‘Shocked and angry’
Daniel Vettori, the former New Zealand captain, has told Southwark Crown Court how he had been “shocked and angry” upon learning that his “mentor” Chris Cairns had attempted to recruit their fellow team-mate, Brendon McCullum, into his alleged spot-fixing operation.
Addressing the court in London via videolink, Vettori claimed that McCullum had mentioned Cairns’ approach to him and another teammate, Kyle Mills, during a New Zealand tour of Bangladesh in 2010, although he later admitted he could not be sure of the precise year.
“Brendon said Chris Cairns had asked him to spot-fix on two occasions,” Vettori told the court, adding that the news had surprised him.
Vettori did not, however, encourage McCullum to report Cairns to the ICC’s anti-corruption unit until a briefing in 2011, after which he attended McCullum’s meeting with the Australasian head of the ACSU, John Rhodes, but did not play an active part in the interview.
Addressing his own relationship with Cairns, Vettori explained that they had been teammates since his own New Zealand debut as a teenager in 1997, and that he had helped him a lot in his early years.
“Chris was one of my best friends in cricket, he was a mentor to me,” Vettori said. “To feel Brendon was put in that situation . . . I was stunned.”
Asked why he had not reported the incident to the authorities himself instead of waiting for McCullum to speak out in 2011, Vettori said that he didn’t think he had to because he wasn’t the target of the alleged approach.
Vettori also related an incident that he played down as “innocuous” in the wake of the 2006 Champions Trophy in India, in which he had asked Cairns to buy him a US$15,000 diamond ring as he was planning on getting engaged.
The money, Vettori explained to the court, had been owed to him for a toothpaste promotion that he and Cairns had done in India, but the jewel never arrived, and in 2008 Vettori was repaid in cash, £9000 in £20 notes on New Zealand’s tour of England.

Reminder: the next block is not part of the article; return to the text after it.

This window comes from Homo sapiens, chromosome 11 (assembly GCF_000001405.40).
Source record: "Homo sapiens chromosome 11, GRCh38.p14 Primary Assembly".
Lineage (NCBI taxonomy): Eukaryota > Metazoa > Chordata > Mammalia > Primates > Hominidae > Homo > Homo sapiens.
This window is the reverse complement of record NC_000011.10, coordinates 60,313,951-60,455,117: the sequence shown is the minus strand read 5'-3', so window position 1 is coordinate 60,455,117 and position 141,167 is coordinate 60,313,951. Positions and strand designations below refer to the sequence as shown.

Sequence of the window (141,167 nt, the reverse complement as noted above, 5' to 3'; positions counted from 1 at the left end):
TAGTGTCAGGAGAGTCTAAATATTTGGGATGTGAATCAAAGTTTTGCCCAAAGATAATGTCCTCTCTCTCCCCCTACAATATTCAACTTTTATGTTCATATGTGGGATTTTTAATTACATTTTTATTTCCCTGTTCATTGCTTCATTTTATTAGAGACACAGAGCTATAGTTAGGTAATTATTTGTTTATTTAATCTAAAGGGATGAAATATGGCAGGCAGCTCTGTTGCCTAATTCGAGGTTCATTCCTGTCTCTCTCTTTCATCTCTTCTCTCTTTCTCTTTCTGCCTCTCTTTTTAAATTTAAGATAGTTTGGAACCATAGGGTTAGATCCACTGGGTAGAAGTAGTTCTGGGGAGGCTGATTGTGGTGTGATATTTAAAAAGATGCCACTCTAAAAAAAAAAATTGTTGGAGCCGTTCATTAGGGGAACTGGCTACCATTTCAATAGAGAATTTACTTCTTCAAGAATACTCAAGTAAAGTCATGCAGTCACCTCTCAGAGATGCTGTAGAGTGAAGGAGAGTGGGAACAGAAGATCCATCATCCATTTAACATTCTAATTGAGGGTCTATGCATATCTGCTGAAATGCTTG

“It was a fairly innocuous situation,” Vettori said, although it was an incident that he nevertheless reported to the ASCU in the wake of McCullum’s statement about Cairns. He felt “it would be prudent” to do so, even though he had had no concerns about the situation in 2006.
“I didn’t receive the diamond,” Vettori added. “Chris returned the money about two years later.”
Vettori was also asked about the rumours that had swirled around the former New Zealand fast bowler, Daryl Tuffey, who was implicated earlier in the trial as one of Cairns’ accomplices alongside Lou Vincent, who has previously confessed his role as a match-fixer.
Vettori confirmed that rumours had been “coming back” to New Zealand about the three players, although he was asked by Orlando Pownall, QC, Cairns’ defence lawyer, why it was that the New Zealand selectors had continued to pick Tuffey up until the 2010-11 season.
“We couldn’t not select him on the basis of rumours,” Vettori told the court.
Tuffey’s name, Vettori added, had been mentioned in an un-minuted meeting of New Zealand’s then-selectors, Vettori, Andy Moles, Glenn Turner and Mark Greatbatch.
When asked by Pownall whether his memory was correct, Vettori stated he was sure. “I didn’t make a mistake about that,” he said.
Cairns denies two counts of perjury and perverting the course of justice, relating to his successful libel action against Lalit Modi in 2012. The trial continues.